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12x2. The Ark in Space
Writer: Robert Holmes
Director: Rodney Bennett
Script Editor: Robert Holmes
Producer: Philip Hinchcliffe

Synopsis: The Doctor, Sarah, and Harry arrive thousands of years in the future on Space Station Nerva, where the remnants of humanity have been left in suspended animation until the Earth, ravaged by solar flares, is habitable again. They discover a number of malfunctioning systems and are greeted with suspicion by Noah and Vira, two of the revived crew, but soon all of them face a much greater menace. An insectoid alien species, the Wirrn, are on board the station, and they intend to use the humans who are still asleep as digestives for their reproductive cycle.

Review: "The Ark in Space" is a tough serial to review. It would be easy to approach it as simply an above-average example of the Doctor fighting monsters on a space station, but I think that overlooks what a fundamentally grim story this is if you really think about the issues it raises. And yet, at times I was left to wonder if the script completely understood what it was doing, or if perhaps Robert Holmes actually only intended an above-average example of the Doctor fighting monsters on a space station.

On that surface level, "The Ark in Space" certainly works. The premise of humanity surviving Earth's devastation by placing people in suspended animation in outer space until the planet is hospitable again is one of the most imaginative that I've seen on Doctor Who in a while, and it's well-realized with the sheer white structures, the eerie background hum of Nerva's systems, and the occasional triggering of automatic recordings from thousands of years ago. The Wirrn themselves are also interesting conceptually and come across as truly alien: they can only survive by laying their eggs inside other organisms, they share a collective intelligence and memory, and they assimilate the knowledge and abilities of their victims. They are also a very credible threat. The Doctor openly admits that he's afraid of them, which is pretty unusual for him, and they keep the humans on their toes as soon as they emerge near the beginning of Episode 3. Kenton Moore's performance as Noah, the humans' designated leader, also helps to convey the sense that the humans are rapidly losing control of the stiuation, convincingly portraying a man who proceeds from disorientation (at one point he confuses himself with Dune, who was digested by the newborn Wirrn while the others were still asleep) to terror and desperation as he realizes that his mind and body are being taken over.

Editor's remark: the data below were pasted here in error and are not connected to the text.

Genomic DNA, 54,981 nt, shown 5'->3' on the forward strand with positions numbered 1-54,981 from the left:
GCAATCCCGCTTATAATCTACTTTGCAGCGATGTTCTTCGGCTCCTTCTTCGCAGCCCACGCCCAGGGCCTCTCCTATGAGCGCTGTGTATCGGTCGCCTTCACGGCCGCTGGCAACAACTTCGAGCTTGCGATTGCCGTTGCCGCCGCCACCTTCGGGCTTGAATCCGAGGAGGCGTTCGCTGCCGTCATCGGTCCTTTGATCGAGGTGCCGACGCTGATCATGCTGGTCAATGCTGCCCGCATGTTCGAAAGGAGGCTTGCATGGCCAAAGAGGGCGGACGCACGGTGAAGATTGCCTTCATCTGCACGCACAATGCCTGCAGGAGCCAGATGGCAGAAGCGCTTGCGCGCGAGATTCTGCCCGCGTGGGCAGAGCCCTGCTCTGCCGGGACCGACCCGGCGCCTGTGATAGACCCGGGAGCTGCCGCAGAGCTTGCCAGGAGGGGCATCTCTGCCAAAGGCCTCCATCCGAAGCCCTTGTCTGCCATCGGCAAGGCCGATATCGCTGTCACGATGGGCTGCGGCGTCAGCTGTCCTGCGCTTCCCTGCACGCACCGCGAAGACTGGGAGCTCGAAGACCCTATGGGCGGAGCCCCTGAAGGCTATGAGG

Digging below the surface, "The Ark in Space" is a tale of fiercely competing survival instincts. In a famous soliloquy towards the end of Episode 1, the Doctor calls humanity an "indomitable" species, admiring the creativity that led them to conceive and construct the Ark and their determination to "outsit eternity." Upon awakening, however, Vira and Noah sometimes seem barely human at all. Their speech patterns are so coldly analytical that they have trouble even communicating with the Doctor and Harry, and later Vira allows them to escape because she doesn't think past her assigned duty as a med-tech. In fact, Noah's fate could be seen as due to a lack of adaptability that seems ill-suited for survival, in that his prejudice against "regressives" leads him to disregard the Doctor's warnings and blunder into a confrontation with the Wirrn. It is after this happens, however, that the preserved humans start to show the flexibility and innovation necessary to ensure their survival. Noah uses whatever control of his own mind he has left to put Vira in command and try to adjust the plan so that the others can proceed without him, while Vira adapts to her new position and makes the decision to trust the Doctor and his companions. Though they are able to battle the Wirrn to a stalemate, it's ultimately Noah's lingering humanity that makes the difference, as the Doctor successfully appeals to him to lead the Wirrn into the escape shuttle and leave the Ark.